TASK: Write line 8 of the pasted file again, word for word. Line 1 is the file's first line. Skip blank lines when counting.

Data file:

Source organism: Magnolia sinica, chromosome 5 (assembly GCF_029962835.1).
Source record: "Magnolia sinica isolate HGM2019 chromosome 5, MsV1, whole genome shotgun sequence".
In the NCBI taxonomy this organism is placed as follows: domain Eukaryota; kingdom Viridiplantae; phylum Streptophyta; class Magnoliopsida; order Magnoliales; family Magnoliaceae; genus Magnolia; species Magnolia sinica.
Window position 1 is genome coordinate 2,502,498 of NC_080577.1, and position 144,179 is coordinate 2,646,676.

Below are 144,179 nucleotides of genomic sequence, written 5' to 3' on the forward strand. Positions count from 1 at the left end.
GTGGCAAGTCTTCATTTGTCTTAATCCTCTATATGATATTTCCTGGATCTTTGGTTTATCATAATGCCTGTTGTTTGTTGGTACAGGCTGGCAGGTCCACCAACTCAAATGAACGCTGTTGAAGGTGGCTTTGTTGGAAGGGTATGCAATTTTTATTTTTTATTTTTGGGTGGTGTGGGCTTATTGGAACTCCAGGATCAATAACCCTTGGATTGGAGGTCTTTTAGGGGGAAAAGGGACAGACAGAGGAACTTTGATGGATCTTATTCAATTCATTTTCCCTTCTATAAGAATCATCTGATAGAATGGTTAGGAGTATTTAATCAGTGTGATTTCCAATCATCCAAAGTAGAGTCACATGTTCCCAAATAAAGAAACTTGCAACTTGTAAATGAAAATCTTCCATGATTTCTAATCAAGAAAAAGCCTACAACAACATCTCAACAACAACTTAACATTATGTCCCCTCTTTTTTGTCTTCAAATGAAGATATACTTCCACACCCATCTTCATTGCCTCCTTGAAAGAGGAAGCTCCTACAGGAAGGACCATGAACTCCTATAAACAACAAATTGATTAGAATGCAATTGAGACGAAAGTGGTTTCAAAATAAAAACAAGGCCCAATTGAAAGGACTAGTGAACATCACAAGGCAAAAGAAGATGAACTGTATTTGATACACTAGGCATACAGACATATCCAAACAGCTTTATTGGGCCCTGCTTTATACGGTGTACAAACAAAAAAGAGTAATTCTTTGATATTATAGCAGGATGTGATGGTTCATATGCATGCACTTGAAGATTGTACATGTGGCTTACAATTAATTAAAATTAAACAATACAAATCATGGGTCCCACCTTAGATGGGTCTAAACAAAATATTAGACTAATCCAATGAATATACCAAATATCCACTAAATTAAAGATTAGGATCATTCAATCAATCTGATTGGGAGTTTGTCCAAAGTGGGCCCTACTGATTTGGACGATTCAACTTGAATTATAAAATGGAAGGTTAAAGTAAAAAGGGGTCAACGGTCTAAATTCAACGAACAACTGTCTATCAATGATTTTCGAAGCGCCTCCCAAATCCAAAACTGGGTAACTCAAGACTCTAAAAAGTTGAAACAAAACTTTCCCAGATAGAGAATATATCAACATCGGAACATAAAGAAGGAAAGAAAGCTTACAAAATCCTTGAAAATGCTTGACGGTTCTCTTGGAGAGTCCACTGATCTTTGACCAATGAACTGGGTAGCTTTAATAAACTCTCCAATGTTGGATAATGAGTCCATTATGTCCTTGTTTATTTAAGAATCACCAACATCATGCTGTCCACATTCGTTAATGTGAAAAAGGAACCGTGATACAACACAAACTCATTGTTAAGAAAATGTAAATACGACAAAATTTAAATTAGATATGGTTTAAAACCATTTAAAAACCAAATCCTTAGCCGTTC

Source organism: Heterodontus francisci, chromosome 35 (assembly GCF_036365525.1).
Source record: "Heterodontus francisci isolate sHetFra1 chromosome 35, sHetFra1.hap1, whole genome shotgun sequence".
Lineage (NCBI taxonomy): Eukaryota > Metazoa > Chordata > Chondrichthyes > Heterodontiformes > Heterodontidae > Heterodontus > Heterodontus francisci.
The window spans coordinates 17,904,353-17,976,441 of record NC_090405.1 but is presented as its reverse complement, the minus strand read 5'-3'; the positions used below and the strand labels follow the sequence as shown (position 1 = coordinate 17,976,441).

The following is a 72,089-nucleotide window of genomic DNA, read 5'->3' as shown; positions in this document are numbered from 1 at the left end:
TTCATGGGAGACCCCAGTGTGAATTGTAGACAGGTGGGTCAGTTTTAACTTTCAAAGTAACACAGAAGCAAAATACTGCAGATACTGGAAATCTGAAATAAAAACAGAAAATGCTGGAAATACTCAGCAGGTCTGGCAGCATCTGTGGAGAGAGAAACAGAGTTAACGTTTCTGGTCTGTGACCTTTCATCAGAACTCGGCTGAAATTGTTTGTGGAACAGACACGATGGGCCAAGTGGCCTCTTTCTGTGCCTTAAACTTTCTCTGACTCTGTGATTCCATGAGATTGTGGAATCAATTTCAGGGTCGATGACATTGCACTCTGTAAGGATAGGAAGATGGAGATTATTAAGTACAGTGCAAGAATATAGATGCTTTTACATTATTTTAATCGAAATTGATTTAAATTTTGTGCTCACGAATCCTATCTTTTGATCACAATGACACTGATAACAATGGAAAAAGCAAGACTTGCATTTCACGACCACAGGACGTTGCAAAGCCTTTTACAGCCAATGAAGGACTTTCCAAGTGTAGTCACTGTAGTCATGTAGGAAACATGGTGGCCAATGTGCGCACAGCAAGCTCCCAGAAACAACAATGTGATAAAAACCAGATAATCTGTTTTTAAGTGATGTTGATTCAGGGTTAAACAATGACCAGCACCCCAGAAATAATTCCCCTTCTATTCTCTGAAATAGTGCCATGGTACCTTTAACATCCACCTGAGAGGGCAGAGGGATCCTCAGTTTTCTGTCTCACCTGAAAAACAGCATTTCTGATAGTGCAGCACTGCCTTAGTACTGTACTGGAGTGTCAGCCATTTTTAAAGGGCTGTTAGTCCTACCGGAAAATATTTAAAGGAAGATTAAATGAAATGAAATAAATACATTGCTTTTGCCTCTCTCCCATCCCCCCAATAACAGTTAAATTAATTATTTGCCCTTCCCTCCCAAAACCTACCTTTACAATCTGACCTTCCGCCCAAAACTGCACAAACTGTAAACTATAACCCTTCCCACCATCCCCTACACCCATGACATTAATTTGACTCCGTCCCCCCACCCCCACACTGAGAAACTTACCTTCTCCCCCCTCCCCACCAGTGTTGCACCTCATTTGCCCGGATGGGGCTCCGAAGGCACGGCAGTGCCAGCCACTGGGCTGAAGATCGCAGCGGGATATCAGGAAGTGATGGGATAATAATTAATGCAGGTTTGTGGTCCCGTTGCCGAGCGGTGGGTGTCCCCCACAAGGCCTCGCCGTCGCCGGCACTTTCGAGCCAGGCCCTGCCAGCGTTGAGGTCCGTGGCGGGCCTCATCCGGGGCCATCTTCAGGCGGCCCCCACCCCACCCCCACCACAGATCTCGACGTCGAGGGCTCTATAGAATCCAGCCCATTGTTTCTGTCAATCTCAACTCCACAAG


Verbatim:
Source record: "Heterodontus francisci isolate sHetFra1 chromosome 35, sHetFra1.hap1, whole genome shotgun sequence".